Note: I totally meant to write this last week, however other tasks came up that stopped me. So this is actually two entries at once. The bold part is what I’m writing today, and the part that begins “Nearly 4 weeks ago” was started last week (albeit finished today). Before we get to thoughts on owning a scale, let me talk about the graph above. It’s my weight loss pattern for the past month that I’ve been keeping accurate records. As you can see, for the past 2 days I’ve been under 400lb. This was my first goal. Next goal will be 380 or so. We’ll see how long that takes. Of course, I’d have no idea what my weight was if it wasn’t for this:
Nearly 4 weeks ago, I bought this scale. One reason why I bought it is because until March 19, 2011, I had no idea how much I weighed. This probably seems like something a person in denial about their weight would say in place of the real number. I realized this a few years ago when I had a conversation with someone at the Microsoft MVP Summit that went something like this:
Unnamed Person: Hey, we’re both big guys, I know how it is. I weigh XX – if you don’t mind me asking, how much do you weigh?
Me: I don’t know
Unnamed Person: Seriously? You don’t have to tell me if you don’t want to.
Me: Honestly, I have no idea how much I weigh
Unnamed Person: <stares in disbelief>
Apparently the idea that one does not know their own weight is really foreign to some people. A friend emailed me the following shortly after the first RCIP post:
Interesting. It seems though that the concept of “watching your weight”, and severely overweight = dangerous to your health is drilled into [Canadians] from an early age, so not having a scale is something that would never occur to me. That would be like not having a toothbrush in my mind.
But as hard as it is to believe, I was scale-less for about 15 years. Scales I did encounter up until March 19 were all limited to about 300 lb, which rendered them useless for me (and believe me, I tried to use them to figure out my weight if I saw them at a friend’s house or somewhere else). This also brings up an interesting point: I didn’t avoid scales for fear of what they might say – I just hadn’t encountered one that would give me the information in an easily accessible manner (or at all). For me, it all comes back to apathy, not avoidance, which I believe is a reason for obesity that isn’t often explored by mainstream media, fad or crash diets, or even doctors. We hear about “avoiding cravings” or “self control”, we never hear about “giving a damn” or “free high-capacity scale day”! I’ll explore the whole apathy thing, as well as what motivated me to buy this scale, more in a future update, for sure. (I actually have a list of RCIP topics – just have to write them up!).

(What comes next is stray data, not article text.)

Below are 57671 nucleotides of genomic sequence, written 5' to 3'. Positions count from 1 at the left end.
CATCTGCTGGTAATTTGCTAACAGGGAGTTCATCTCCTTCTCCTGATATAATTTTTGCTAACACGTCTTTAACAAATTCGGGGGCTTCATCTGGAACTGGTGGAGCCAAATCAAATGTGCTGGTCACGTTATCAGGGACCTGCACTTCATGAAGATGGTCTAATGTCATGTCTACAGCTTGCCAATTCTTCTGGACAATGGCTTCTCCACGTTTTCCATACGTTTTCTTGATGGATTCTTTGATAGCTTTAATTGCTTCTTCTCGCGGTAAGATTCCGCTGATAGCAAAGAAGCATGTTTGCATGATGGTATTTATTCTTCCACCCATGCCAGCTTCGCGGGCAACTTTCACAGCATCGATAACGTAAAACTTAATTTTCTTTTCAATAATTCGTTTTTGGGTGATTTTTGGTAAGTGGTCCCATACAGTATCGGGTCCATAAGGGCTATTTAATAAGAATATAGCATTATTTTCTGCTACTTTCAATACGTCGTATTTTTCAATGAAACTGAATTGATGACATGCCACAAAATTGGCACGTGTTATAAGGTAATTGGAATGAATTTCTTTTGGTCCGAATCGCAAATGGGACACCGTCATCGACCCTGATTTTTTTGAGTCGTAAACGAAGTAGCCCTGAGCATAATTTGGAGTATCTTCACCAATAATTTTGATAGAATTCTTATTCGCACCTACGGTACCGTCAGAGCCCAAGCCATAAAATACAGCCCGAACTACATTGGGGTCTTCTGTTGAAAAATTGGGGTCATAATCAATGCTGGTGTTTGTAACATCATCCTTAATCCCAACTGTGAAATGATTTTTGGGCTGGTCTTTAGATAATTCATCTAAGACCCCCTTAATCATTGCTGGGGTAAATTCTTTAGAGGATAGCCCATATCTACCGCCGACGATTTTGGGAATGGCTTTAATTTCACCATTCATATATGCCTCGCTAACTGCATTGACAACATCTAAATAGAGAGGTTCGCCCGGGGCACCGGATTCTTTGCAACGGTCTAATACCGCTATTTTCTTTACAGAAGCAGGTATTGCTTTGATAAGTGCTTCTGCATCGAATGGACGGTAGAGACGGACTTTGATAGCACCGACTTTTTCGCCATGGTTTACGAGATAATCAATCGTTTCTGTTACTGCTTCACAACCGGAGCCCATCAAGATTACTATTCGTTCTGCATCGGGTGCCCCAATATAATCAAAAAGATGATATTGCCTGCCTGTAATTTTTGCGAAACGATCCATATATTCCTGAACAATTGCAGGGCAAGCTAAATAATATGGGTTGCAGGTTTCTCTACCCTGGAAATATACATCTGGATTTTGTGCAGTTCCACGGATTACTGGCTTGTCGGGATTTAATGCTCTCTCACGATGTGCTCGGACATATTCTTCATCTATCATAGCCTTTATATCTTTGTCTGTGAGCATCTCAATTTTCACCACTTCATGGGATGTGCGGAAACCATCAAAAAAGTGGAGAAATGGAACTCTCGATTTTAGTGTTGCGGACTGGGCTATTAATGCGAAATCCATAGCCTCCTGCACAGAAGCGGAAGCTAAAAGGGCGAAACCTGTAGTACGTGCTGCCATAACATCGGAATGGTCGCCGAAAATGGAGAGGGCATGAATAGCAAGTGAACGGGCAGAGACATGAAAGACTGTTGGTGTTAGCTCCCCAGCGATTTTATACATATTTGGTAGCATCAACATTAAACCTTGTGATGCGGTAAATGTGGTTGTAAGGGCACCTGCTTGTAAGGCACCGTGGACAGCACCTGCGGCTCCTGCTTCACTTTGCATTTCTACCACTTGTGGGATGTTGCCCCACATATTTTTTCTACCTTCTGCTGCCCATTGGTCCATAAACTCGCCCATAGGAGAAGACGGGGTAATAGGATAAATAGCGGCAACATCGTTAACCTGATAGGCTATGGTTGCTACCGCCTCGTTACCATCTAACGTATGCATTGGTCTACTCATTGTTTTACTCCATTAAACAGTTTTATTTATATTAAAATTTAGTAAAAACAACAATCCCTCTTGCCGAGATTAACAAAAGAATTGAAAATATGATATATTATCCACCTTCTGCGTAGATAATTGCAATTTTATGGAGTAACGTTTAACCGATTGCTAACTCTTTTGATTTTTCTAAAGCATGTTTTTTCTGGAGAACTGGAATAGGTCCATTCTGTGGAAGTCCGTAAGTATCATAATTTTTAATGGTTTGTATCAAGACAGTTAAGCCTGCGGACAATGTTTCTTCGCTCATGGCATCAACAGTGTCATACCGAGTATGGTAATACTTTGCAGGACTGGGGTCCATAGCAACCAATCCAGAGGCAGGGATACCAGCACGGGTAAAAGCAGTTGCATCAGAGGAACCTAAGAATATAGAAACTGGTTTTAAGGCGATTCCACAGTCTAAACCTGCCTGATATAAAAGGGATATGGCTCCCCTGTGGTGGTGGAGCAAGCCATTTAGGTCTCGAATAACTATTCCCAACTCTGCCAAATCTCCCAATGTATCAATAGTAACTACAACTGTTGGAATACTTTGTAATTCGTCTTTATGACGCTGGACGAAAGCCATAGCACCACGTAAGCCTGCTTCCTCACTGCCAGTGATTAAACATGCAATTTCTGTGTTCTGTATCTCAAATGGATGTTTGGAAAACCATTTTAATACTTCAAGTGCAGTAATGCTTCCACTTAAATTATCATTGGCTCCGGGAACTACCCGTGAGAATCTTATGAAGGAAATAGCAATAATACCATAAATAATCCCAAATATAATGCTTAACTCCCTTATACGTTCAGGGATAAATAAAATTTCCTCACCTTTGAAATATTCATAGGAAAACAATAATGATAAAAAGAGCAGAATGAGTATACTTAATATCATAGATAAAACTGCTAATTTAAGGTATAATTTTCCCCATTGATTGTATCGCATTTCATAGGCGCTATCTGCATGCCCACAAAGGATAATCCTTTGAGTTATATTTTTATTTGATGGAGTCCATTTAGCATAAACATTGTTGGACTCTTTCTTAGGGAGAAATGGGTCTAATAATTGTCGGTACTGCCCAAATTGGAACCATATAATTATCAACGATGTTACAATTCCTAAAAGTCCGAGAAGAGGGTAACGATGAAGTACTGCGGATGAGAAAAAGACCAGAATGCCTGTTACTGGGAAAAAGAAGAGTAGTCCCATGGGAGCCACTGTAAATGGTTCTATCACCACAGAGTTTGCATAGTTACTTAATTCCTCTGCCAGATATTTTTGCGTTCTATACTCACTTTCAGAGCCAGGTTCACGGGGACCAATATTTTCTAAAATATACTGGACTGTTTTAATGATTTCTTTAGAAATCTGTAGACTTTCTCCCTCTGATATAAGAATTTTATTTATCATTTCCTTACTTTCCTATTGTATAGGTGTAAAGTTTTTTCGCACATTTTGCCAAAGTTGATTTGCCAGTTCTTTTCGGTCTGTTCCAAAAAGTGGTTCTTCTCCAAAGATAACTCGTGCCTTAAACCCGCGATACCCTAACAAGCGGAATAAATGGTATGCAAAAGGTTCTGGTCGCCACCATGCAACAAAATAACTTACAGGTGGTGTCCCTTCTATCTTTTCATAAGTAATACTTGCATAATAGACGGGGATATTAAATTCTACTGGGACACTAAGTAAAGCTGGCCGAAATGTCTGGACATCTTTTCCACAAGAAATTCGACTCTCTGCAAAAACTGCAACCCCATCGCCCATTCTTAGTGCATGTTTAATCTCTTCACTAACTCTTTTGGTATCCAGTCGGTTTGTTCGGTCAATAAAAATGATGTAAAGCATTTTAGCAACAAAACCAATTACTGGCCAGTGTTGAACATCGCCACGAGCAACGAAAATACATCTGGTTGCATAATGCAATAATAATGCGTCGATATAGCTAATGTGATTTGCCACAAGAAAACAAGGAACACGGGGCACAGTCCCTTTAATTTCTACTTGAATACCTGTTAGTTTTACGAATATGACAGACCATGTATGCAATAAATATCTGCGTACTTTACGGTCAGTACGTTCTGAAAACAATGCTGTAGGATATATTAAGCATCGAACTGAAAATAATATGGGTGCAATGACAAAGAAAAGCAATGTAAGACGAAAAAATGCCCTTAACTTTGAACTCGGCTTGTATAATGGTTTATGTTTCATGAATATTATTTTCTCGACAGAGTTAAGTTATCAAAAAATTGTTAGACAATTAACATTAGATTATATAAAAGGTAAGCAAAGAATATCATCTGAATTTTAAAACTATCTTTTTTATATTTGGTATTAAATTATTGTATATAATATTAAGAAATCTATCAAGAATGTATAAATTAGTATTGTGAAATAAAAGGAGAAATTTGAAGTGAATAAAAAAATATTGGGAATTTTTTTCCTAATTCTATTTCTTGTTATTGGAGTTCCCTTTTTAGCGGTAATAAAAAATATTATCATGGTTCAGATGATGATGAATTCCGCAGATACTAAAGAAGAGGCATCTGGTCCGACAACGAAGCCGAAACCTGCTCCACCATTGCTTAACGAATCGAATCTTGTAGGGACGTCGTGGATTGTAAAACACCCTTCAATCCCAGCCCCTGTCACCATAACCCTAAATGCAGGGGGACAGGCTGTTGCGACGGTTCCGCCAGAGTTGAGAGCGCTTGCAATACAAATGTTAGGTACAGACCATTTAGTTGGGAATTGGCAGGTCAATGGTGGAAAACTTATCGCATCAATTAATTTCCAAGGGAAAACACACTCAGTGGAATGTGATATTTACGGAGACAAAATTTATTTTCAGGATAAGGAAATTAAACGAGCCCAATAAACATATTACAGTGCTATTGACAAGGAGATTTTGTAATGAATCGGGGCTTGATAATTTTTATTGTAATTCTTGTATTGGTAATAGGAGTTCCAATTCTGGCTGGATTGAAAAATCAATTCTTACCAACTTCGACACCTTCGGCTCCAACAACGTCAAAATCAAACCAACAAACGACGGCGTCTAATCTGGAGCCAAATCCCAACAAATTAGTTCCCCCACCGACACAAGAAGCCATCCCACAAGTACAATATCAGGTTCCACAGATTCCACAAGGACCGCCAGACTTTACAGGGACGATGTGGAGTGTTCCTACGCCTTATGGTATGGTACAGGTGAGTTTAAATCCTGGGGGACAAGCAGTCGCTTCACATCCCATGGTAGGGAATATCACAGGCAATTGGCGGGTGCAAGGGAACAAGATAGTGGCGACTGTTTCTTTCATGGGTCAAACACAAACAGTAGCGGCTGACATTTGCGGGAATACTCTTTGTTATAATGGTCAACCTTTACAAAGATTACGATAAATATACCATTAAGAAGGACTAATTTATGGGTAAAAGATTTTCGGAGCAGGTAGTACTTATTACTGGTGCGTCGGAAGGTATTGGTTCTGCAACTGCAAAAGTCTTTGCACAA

Oh, and on a side note, I should mention that my friend’s Canadian perspective is interesting. However one argument that I think is complete nonsense is that it is somehow the U.S. government’s fault for our raging obesity problem in this country. While yes, the government can do certain things to promote healthier lifestyles, and definitely can provide healthier things in school lunches or government-run eateries, I do not think the government should “force” people to stay healthy. Similarly, I am in favor of the idea of people who engage in unhealthy behaviors paying more into programs that support them than people of a healthy weight. If I cost my fellow taxpayers X amount more than the average person due to my weight, I should pay more. It all comes down to personal responsibility in my mind – I have never even thought of blaming someone or something else for my excess weight – it is simply not their problem. I chose to eat unhealthy things too frequently, just like I choose to change my eating habits now!